17 Mar 2014

Ukraine crisis: inside the mind of Vladimir Putin

As EU leaders decide their response to the situation in Ukraine, does “getting inside the head” of Vladimir Putin offer any hope of securing peace?

Every conflict has opposing points of view and Ukraine is no different. From the Russian soldiers stationed in Crimea, identifiable, but lacking insignia. Fascists and neo-Nazis that Moscow insists are taking over in Ukraine – but yet to be really seen.

The latest is a referendum posing as a democratic choice for the people of Crimea – but imposed on its people by stealth. Even as the votes of Sunday’s ballot are counted, many believe the future of the region has already been decided.

So which way now? In a new book entitled The Fog of Peace, co-author Gabrielle Rifkind, a psychotherapist, argues that solving diplomatic tensions requires an awareness of psychological elements that are too often ignored.

When he met US Secretary of State John Kerry last week, the Russian Foreign Minister Sergei Lavrov said both shared little common ground. By Ms Rifkind’s analysis, this is the essence of the problem. To reach an effective resolution, her book says, mediators should get into the mind of their adversaries.

Empathising with Russia

Can we do this when it comes to Russia? Consider two narratives. From the US and EU perspective, Crimea feels like an effect of aggressive Russian expansionism designed to test the resolve of the west at a time in history where it is reluctant to flex military muscle. Moscow, however, insists this is about protecting Russian interests and the fate of its ethnic people dotted all over the southern peninsula.

Both narratives are credible and self-serving. For Russia, it validates stationing troops on the eastern border and a zero-tolerance approach to the skirmishes in Donetsk last week.

For the EU and the US, their version of events validates the response of economic sanctions and, at a more prosaic level, vindicates the actions such as Liz Wahl, the “proud American” who quit Russian state-sponsored television news claiming she could no longer be “part of a network that whitewashes the actions of Putin”.

Considering other motives

But both are arguments seen through the lens of old-world narratives. Ms Rifkind calls for something more creative. “To get out of the quagmire of war demands not only that we find solutions to break the cycle of violence but also that we address the psychological mindset of those involved in the conflict,” the book says.

But is it even possible to do this with Russia? Only if we recognise the underlying humiliation that may be connected with Russia’s actions. Consider for a moment that Moscow is acting out of fear. Rather than a move to integration it is simply attempting to preserve its sovereignty after the removal of the Ukrainian president Viktor Yanukovych in what it saw as a genuine coup staged by right-wing nationalists.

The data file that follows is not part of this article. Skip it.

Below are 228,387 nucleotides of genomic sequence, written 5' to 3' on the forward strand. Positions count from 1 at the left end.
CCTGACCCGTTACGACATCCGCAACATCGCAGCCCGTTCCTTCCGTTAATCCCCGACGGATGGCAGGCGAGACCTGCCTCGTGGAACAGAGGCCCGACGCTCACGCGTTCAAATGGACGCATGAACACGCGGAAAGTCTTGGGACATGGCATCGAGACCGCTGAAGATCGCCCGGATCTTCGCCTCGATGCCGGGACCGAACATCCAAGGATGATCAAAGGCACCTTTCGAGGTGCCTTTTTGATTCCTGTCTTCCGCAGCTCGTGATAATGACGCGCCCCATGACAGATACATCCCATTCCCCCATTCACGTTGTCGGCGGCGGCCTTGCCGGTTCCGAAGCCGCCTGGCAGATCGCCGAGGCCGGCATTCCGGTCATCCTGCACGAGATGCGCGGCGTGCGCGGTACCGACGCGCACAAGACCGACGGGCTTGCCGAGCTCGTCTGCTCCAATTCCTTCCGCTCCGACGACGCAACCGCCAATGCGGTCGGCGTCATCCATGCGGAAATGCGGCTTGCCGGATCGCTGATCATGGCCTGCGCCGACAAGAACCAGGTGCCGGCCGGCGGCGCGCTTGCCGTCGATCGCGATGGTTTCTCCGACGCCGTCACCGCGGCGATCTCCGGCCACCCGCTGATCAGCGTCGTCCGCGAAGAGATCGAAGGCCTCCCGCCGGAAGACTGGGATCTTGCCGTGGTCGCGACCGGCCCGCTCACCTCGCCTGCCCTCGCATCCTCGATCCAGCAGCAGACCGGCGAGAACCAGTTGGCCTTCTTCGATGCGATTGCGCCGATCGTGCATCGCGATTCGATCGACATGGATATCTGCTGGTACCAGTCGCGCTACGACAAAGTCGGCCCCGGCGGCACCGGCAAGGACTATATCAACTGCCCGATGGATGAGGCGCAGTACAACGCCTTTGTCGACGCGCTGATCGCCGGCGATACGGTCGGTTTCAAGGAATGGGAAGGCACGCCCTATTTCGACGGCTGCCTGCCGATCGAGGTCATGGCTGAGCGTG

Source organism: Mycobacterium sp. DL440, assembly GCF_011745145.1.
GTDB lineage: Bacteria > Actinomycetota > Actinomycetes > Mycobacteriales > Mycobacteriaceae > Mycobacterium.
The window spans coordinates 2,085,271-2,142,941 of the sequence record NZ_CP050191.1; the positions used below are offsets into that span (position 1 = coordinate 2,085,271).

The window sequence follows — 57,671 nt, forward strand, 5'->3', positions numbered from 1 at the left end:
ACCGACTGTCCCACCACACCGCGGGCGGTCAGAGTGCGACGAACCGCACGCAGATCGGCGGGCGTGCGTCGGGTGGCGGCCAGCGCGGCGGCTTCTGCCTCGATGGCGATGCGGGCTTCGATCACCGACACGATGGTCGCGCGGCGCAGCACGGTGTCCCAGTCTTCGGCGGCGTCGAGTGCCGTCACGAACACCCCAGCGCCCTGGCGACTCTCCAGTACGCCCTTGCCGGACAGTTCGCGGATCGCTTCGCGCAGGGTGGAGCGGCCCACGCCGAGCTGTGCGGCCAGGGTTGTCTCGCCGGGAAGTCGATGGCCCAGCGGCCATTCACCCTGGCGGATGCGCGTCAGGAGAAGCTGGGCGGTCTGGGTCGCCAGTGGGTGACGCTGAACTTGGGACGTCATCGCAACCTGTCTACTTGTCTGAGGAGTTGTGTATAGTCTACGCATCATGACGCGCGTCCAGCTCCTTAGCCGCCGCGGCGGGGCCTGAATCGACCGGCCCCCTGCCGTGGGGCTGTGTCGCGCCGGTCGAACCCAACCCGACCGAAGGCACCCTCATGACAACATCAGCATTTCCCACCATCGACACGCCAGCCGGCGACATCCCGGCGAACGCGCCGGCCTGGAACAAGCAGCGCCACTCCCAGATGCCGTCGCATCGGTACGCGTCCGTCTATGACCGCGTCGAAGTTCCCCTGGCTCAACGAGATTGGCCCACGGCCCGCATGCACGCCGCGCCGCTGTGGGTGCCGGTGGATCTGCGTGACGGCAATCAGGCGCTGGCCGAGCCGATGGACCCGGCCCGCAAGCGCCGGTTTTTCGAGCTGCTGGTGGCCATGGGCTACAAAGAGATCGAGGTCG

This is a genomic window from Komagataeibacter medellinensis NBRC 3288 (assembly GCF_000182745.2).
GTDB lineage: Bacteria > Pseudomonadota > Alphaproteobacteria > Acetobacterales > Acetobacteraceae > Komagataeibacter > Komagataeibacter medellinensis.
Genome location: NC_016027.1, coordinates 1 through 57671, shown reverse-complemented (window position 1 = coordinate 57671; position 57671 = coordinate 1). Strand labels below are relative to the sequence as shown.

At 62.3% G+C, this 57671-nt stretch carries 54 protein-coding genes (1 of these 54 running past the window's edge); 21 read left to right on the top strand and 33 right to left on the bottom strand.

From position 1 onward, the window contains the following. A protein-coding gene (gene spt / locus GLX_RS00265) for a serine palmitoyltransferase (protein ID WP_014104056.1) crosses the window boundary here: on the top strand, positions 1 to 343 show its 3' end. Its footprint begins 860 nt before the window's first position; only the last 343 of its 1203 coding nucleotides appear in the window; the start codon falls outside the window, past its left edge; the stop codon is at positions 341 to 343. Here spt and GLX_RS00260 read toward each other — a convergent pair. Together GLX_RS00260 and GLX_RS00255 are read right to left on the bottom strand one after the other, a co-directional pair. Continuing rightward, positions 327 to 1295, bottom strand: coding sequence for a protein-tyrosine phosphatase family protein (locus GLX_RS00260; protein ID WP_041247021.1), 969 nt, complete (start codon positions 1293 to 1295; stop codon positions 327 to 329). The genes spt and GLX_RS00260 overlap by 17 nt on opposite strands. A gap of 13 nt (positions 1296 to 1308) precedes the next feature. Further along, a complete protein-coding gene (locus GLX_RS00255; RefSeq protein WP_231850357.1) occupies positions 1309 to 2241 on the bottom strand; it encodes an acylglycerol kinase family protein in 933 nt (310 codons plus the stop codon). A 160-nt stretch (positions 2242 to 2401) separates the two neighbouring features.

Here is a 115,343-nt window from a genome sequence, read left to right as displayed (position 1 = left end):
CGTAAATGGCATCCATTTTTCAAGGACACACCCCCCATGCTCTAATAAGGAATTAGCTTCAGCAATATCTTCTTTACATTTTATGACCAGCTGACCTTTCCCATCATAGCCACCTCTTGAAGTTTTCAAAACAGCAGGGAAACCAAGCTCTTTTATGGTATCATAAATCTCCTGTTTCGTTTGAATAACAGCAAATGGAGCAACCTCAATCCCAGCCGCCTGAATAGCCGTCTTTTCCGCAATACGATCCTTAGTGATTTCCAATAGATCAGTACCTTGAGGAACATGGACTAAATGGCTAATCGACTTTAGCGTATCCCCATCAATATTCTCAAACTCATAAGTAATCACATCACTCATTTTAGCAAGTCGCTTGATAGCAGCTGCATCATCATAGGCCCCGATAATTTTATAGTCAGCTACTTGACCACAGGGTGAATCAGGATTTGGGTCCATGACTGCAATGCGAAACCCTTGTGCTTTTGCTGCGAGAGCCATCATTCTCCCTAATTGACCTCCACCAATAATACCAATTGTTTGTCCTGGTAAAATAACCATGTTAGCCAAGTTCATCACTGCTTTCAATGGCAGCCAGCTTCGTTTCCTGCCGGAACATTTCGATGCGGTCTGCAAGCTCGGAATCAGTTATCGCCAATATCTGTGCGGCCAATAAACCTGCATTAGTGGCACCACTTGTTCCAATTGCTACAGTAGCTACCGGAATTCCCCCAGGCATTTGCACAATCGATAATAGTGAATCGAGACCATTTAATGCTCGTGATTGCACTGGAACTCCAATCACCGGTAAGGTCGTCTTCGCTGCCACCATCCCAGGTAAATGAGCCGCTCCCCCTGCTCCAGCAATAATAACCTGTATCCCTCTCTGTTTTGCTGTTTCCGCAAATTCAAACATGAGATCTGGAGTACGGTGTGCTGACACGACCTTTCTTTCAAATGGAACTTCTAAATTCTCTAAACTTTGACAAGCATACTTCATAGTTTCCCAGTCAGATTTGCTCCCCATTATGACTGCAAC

Whatever the western conjecture on Putin’s motives, he has repeatedly insisted that there is no invasion, just as Lavrov did on Friday. So should we take this at its word? What if Crimea is not an attempt at a reintegration but a move designed to protect Russia’s naval base at Sevastopol?

Re-examining the context

To buy these theories, of course, means understanding the wider effect of the Soviet collapse and its psychological ramifications it left in its wake. Russia felt furious and double-crossed when Nato expanded to Russia’s post-Soviet border. It felt spurned by bombing of Serbia and, more recently, by the fast-tracked independence for Kosovo.

President Putin, who has devoted much of his time to negotiating border treaties with neighbours, was always concerned about a spillover from Ukraine’s western-backed Orange revolution. Now, his one safeguard Yanukovych, has fled, and left a crucial border exposed.

Then there are the emotional outpourings of this whole standoff. Ask older generation of Tatar Russians living near the eastern border of Ukraine. Most have not been witness to the European project in the last few 50 years, hankering instead for the old Soviet Union that they have seen fracturing and splitting.

Their world is one frozen in time, where Crimea is synonymous with memories of childhood holidays by the Black Sea – not the gains to be had from a European trade agreements.

A final attempt at understanding

Which brings us back to Ukraine. The country’s interim prime minister, Arseny Yatsenyuk, told the UN last Thursday that he is convinced Russians do not want war. “If we start real talks with Russia, I believe we can be real partners,” he said afterwards.

He just may be right. The question is whether the world can hold its nerve – and all sides exercise enough empathy – so that such thinking becomes more than wishful – but a reality.

For the consequences of a failure of understanding now are too dangerous to fathom.